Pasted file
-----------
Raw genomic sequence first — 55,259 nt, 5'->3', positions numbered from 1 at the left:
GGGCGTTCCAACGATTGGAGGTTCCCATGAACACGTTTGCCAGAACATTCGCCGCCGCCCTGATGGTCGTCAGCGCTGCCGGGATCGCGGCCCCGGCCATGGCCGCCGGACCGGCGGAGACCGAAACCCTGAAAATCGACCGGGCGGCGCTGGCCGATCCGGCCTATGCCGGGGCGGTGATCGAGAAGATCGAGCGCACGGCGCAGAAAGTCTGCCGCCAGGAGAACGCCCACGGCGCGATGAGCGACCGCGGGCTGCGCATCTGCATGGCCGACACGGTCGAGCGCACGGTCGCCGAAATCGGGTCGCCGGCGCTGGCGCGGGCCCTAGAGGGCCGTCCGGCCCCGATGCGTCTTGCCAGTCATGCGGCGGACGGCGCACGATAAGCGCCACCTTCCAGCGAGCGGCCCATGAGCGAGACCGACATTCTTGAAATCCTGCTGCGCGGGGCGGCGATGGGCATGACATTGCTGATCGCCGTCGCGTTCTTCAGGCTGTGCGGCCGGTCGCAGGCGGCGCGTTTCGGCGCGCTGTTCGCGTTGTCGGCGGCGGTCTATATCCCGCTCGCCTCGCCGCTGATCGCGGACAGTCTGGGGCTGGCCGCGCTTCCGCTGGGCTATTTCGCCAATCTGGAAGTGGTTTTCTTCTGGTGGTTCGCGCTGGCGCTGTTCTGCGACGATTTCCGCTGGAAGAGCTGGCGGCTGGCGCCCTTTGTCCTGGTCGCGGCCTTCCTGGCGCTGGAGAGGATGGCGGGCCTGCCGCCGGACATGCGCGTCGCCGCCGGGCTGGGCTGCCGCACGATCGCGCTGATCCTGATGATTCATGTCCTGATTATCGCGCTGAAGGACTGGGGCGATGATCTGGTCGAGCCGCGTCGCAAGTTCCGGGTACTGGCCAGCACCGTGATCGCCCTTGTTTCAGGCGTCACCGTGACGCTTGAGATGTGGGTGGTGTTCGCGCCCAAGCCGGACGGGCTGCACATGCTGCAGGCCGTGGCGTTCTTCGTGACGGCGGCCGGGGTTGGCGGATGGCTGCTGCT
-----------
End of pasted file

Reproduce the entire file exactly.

Raw genomic sequence first — 55,259 nt, 5'->3', positions numbered from 1 at the left:
GGGCGTTCCAACGATTGGAGGTTCCCATGAACACGTTTGCCAGAACATTCGCCGCCGCCCTGATGGTCGTCAGCGCTGCCGGGATCGCGGCCCCGGCCATGGCCGCCGGACCGGCGGAGACCGAAACCCTGAAAATCGACCGGGCGGCGCTGGCCGATCCGGCCTATGCCGGGGCGGTGATCGAGAAGATCGAGCGCACGGCGCAGAAAGTCTGCCGCCAGGAGAACGCCCACGGCGCGATGAGCGACCGCGGGCTGCGCATCTGCATGGCCGACACGGTCGAGCGCACGGTCGCCGAAATCGGGTCGCCGGCGCTGGCGCGGGCCCTAGAGGGCCGTCCGGCCCCGATGCGTCTTGCCAGTCATGCGGCGGACGGCGCACGATAAGCGCCACCTTCCAGCGAGCGGCCCATGAGCGAGACCGACATTCTTGAAATCCTGCTGCGCGGGGCGGCGATGGGCATGACATTGCTGATCGCCGTCGCGTTCTTCAGGCTGTGCGGCCGGTCGCAGGCGGCGCGTTTCGGCGCGCTGTTCGCGTTGTCGGCGGCGGTCTATATCCCGCTCGCCTCGCCGCTGATCGCGGACAGTCTGGGGCTGGCCGCGCTTCCGCTGGGCTATTTCGCCAATCTGGAAGTGGTTTTCTTCTGGTGGTTCGCGCTGGCGCTGTTCTGCGACGATTTCCGCTGGAAGAGCTGGCGGCTGGCGCCCTTTGTCCTGGTCGCGGCCTTCCTGGCGCTGGAGAGGATGGCGGGCCTGCCGCCGGACATGCGCGTCGCCGCCGGGCTGGGCTGCCGCACGATCGCGCTGATCCTGATGATTCATGTCCTGATTATCGCGCTGAAGGACTGGGGCGATGATCTGGTCGAGCCGCGTCGCAAGTTCCGGGTACTGGCCAGCACCGTGATCGCCCTTGTTTCAGGCGTCACCGTGACGCTTGAGATGTGGGTGGTGTTCGCGCCCAAGCCGGACGGGCTGCACATGCTGCAGGCCGTGGCGTTCTTCGTGACGGCGGCCGGGGTTGGCGGATGGCTGCTGCT